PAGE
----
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Editorial: Downlisting pandas was premature—species is still very much endangered

In September 2016 the International Union for the Conservation of Nature made a huge announcement: the giant panda, previously listed as an endangered species, had been downgraded from endangered to vulnerable. This news, covered by media around the world, was based in part on 2015 data presented by the Chinese State Forestry Administration that panda populations had risen to an estimated 1,864 wild individuals. While this action was lauded as an example of bringing a conservation icon back from the brink of extinction, we argue that the downlisting was premature and ill-advised.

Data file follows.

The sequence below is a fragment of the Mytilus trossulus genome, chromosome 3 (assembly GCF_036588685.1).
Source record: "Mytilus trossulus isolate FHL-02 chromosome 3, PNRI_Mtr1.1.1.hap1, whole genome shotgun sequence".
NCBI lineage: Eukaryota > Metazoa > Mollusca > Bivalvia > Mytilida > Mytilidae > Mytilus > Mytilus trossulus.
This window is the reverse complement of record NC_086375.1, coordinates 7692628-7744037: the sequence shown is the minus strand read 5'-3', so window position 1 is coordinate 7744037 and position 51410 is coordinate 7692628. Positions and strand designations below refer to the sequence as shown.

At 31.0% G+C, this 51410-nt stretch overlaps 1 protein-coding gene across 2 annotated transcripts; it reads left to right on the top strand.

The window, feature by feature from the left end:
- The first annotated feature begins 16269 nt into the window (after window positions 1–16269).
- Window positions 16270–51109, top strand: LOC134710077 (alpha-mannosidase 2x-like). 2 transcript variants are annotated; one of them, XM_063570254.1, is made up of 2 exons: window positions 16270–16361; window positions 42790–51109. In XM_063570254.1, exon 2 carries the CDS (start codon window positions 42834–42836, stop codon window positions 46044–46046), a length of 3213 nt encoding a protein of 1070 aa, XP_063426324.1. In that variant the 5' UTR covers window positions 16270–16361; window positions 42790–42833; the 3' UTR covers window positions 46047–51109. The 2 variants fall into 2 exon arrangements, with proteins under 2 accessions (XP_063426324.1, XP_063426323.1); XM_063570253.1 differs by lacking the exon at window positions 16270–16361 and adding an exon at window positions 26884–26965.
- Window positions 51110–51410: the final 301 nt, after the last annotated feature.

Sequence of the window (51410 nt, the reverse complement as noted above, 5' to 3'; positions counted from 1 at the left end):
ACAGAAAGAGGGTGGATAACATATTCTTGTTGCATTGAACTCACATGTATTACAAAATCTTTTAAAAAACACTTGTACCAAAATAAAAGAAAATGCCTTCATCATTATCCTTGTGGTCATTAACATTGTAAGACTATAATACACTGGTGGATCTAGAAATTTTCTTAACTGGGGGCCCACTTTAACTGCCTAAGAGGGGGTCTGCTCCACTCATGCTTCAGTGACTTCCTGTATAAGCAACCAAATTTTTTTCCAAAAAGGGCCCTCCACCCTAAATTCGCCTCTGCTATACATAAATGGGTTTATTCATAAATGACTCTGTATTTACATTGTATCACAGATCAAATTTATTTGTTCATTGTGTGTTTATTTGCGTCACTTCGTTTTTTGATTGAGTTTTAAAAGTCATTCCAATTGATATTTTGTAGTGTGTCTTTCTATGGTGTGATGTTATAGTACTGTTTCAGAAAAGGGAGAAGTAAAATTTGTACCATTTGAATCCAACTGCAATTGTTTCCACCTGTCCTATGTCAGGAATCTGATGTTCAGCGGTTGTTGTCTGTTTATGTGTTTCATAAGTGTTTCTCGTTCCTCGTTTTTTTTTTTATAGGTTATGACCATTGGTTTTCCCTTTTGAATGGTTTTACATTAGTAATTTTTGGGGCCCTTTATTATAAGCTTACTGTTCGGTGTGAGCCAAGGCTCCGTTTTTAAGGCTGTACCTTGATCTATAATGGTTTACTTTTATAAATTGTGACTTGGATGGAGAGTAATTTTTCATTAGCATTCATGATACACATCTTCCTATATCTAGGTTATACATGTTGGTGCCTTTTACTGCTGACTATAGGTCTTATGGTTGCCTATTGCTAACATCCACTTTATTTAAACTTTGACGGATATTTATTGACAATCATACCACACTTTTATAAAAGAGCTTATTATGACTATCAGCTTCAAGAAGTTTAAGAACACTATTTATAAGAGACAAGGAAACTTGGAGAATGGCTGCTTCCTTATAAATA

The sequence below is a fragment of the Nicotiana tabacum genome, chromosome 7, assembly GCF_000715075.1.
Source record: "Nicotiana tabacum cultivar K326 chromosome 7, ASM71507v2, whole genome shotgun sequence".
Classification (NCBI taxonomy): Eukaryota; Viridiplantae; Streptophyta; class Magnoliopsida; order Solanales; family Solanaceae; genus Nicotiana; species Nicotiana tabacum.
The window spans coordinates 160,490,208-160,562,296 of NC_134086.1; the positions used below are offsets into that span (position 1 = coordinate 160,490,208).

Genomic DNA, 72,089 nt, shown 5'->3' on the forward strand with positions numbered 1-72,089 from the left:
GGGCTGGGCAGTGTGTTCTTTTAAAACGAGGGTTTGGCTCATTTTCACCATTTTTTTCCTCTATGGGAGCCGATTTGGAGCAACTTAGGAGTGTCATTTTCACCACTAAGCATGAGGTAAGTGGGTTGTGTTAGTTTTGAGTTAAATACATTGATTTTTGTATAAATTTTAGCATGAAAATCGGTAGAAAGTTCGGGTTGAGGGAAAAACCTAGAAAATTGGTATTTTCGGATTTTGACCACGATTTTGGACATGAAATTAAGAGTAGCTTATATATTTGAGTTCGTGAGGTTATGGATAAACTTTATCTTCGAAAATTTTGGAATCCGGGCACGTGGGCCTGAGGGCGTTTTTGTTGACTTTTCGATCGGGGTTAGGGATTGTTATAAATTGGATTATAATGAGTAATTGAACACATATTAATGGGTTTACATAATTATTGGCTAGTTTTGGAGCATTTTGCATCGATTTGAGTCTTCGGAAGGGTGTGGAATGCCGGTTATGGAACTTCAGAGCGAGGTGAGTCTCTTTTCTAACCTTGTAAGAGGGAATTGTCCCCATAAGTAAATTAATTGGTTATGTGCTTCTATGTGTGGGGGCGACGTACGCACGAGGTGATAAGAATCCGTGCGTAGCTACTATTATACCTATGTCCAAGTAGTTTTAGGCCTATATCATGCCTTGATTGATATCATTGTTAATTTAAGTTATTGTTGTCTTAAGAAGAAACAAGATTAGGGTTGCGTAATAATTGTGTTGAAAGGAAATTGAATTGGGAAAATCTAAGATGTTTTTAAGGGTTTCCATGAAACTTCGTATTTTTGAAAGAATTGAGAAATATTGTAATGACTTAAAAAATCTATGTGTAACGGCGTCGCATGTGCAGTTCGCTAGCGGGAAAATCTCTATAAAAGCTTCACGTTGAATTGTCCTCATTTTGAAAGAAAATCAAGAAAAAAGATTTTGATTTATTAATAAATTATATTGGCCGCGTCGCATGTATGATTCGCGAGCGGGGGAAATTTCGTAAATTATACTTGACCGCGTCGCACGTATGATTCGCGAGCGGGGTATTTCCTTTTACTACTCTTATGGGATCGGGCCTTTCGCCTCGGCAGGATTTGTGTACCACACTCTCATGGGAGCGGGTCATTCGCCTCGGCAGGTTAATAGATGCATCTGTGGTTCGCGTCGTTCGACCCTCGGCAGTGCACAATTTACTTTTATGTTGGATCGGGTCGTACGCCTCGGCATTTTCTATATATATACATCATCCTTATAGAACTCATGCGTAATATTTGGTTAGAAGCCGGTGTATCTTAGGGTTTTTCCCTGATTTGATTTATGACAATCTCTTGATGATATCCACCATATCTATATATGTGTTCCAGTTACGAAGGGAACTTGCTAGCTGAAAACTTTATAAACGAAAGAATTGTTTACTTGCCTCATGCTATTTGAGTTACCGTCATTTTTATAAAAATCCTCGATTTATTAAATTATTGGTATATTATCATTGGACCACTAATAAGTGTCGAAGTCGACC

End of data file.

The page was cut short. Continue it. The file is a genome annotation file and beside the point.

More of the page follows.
Giant pandas (Ailuropoda melanoleuca) now occupy only small fragments of their historic range, fragments left in the wake of human population expansion, attendant land-use change and road construction. Other threats include natural disasters such as earthquakes and landslides and ongoing climatic change, which is shifting the range of pandas’ preferred bamboo species, accelerating the flowering and aging of bamboo and simultaneously enhancing outbreaks of herbivorous insects. Indeed, wild pandas now are isolated only on six mountains in Gansu, Shaanxi and Sichuan provinces.


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